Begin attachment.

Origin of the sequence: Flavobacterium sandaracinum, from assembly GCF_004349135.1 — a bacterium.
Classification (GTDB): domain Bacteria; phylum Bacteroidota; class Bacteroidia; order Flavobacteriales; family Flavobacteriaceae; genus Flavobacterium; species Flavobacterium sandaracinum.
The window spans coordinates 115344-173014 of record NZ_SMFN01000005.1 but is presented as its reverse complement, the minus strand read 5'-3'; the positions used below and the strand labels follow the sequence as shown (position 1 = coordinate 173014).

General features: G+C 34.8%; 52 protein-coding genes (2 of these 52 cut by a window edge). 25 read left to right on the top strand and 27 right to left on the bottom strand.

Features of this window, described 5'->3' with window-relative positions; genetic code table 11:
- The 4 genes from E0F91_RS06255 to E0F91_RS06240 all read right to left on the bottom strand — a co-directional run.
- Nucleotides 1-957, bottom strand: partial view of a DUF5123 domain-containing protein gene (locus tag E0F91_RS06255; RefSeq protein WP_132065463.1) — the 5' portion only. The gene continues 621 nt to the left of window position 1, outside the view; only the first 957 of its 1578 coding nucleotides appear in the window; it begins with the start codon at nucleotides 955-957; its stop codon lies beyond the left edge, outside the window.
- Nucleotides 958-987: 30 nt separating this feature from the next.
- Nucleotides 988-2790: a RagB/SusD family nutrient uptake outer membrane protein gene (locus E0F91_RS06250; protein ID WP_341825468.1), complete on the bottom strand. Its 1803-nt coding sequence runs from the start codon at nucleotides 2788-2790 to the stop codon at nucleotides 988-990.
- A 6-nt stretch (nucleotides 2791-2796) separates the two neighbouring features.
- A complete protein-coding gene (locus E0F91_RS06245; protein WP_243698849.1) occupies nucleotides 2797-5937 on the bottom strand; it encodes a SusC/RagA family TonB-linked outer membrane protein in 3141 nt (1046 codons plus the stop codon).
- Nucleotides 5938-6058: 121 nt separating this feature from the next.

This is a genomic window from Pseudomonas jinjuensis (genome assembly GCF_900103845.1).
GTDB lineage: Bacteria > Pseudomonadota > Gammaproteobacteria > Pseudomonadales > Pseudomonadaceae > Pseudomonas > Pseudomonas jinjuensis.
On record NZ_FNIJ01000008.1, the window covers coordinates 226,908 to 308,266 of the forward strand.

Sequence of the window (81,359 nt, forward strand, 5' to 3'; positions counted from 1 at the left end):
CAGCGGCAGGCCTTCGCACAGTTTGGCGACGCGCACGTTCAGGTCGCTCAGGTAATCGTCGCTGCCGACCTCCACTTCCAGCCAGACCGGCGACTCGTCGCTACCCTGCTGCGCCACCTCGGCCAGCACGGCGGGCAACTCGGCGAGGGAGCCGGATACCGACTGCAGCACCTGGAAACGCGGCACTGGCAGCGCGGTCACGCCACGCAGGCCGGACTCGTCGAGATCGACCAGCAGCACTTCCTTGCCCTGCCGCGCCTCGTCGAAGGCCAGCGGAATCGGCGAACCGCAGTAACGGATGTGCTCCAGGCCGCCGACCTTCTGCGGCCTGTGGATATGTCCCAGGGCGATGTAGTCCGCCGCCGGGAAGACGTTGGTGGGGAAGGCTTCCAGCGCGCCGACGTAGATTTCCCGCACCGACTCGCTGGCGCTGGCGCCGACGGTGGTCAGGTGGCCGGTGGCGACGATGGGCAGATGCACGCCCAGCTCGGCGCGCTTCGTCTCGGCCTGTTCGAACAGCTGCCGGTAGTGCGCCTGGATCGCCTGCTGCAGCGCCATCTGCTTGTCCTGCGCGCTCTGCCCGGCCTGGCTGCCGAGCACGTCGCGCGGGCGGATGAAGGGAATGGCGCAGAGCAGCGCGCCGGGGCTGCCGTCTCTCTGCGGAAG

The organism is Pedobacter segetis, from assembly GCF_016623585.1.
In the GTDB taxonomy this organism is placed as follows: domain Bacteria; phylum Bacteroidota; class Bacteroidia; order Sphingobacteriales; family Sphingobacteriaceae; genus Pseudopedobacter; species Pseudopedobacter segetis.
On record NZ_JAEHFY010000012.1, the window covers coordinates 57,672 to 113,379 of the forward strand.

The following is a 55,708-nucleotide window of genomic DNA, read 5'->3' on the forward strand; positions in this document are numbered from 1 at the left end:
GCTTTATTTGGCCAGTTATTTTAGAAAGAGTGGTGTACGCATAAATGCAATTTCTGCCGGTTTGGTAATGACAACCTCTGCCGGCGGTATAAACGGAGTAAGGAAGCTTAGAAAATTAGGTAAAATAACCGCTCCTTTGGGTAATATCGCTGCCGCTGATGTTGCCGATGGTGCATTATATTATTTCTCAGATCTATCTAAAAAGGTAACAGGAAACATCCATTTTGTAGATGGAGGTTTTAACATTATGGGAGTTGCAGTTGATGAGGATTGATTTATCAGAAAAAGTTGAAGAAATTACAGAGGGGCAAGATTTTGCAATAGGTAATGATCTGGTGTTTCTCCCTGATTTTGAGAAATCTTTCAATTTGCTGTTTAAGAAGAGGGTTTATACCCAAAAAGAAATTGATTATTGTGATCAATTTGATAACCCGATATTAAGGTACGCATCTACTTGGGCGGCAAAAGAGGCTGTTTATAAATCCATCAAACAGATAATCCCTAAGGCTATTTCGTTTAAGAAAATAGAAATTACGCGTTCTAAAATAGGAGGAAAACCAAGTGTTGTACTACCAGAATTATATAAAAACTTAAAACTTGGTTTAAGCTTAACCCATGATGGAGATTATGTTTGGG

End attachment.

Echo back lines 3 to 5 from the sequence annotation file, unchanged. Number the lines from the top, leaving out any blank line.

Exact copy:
The window spans coordinates 115344-173014 of record NZ_SMFN01000005.1 but is presented as its reverse complement, the minus strand read 5'-3'; the positions used below and the strand labels follow the sequence as shown (position 1 = coordinate 173014).

General features: G+C 34.8%; 52 protein-coding genes (2 of these 52 cut by a window edge). 25 read left to right on the top strand and 27 right to left on the bottom strand.

Features of this window, described 5'->3' with window-relative positions; genetic code table 11: